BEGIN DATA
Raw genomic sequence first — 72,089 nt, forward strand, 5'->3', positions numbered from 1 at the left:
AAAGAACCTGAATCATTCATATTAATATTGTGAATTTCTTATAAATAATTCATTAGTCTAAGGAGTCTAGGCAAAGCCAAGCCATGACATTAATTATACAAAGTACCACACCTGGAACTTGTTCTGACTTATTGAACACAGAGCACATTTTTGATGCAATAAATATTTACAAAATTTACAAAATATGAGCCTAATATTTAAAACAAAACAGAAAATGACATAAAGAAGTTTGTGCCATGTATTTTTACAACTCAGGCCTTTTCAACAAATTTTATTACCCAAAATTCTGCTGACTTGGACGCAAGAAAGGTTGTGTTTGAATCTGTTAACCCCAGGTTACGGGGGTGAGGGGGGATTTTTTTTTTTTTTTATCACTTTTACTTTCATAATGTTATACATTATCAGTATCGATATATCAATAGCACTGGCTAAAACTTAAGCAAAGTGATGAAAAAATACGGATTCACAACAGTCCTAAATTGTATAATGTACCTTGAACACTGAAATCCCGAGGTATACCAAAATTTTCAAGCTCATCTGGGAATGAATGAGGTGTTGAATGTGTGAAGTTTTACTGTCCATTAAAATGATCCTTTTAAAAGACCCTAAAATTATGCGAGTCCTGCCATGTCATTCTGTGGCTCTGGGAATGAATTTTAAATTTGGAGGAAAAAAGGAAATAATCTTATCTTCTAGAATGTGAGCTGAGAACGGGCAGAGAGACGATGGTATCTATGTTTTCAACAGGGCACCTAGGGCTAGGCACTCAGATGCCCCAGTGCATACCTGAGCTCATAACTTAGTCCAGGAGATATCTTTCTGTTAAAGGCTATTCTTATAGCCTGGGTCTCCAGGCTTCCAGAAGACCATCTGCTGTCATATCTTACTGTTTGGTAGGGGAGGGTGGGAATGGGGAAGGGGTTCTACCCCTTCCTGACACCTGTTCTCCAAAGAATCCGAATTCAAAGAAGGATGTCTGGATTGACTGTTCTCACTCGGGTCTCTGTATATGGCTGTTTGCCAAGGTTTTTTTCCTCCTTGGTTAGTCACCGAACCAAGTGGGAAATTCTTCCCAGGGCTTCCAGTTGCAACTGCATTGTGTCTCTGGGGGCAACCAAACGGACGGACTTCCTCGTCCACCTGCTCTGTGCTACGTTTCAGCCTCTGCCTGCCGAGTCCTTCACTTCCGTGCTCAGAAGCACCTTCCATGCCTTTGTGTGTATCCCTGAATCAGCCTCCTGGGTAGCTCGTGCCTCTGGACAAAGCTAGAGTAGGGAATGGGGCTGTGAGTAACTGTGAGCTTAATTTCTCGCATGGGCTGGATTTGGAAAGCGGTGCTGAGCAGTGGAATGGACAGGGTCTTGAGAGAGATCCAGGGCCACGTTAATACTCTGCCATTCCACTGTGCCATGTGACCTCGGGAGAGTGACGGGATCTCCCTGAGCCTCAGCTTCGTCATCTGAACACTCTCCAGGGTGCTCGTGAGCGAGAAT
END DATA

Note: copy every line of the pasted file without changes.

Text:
Raw genomic sequence first — 72,089 nt, forward strand, 5'->3', positions numbered from 1 at the left:
AAAGAACCTGAATCATTCATATTAATATTGTGAATTTCTTATAAATAATTCATTAGTCTAAGGAGTCTAGGCAAAGCCAAGCCATGACATTAATTATACAAAGTACCACACCTGGAACTTGTTCTGACTTATTGAACACAGAGCACATTTTTGATGCAATAAATATTTACAAAATTTACAAAATATGAGCCTAATATTTAAAACAAAACAGAAAATGACATAAAGAAGTTTGTGCCATGTATTTTTACAACTCAGGCCTTTTCAACAAATTTTATTACCCAAAATTCTGCTGACTTGGACGCAAGAAAGGTTGTGTTTGAATCTGTTAACCCCAGGTTACGGGGGTGAGGGGGGATTTTTTTTTTTTTTTATCACTTTTACTTTCATAATGTTATACATTATCAGTATCGATATATCAATAGCACTGGCTAAAACTTAAGCAAAGTGATGAAAAAATACGGATTCACAACAGTCCTAAATTGTATAATGTACCTTGAACACTGAAATCCCGAGGTATACCAAAATTTTCAAGCTCATCTGGGAATGAATGAGGTGTTGAATGTGTGAAGTTTTACTGTCCATTAAAATGATCCTTTTAAAAGACCCTAAAATTATGCGAGTCCTGCCATGTCATTCTGTGGCTCTGGGAATGAATTTTAAATTTGGAGGAAAAAAGGAAATAATCTTATCTTCTAGAATGTGAGCTGAGAACGGGCAGAGAGACGATGGTATCTATGTTTTCAACAGGGCACCTAGGGCTAGGCACTCAGATGCCCCAGTGCATACCTGAGCTCATAACTTAGTCCAGGAGATATCTTTCTGTTAAAGGCTATTCTTATAGCCTGGGTCTCCAGGCTTCCAGAAGACCATCTGCTGTCATATCTTACTGTTTGGTAGGGGAGGGTGGGAATGGGGAAGGGGTTCTACCCCTTCCTGACACCTGTTCTCCAAAGAATCCGAATTCAAAGAAGGATGTCTGGATTGACTGTTCTCACTCGGGTCTCTGTATATGGCTGTTTGCCAAGGTTTTTTTCCTCCTTGGTTAGTCACCGAACCAAGTGGGAAATTCTTCCCAGGGCTTCCAGTTGCAACTGCATTGTGTCTCTGGGGGCAACCAAACGGACGGACTTCCTCGTCCACCTGCTCTGTGCTACGTTTCAGCCTCTGCCTGCCGAGTCCTTCACTTCCGTGCTCAGAAGCACCTTCCATGCCTTTGTGTGTATCCCTGAATCAGCCTCCTGGGTAGCTCGTGCCTCTGGACAAAGCTAGAGTAGGGAATGGGGCTGTGAGTAACTGTGAGCTTAATTTCTCGCATGGGCTGGATTTGGAAAGCGGTGCTGAGCAGTGGAATGGACAGGGTCTTGAGAGAGATCCAGGGCCACGTTAATACTCTGCCATTCCACTGTGCCATGTGACCTCGGGAGAGTGACGGGATCTCCCTGAGCCTCAGCTTCGTCATCTGAACACTCTCCAGGGTGCTCGTGAGCGAGAAT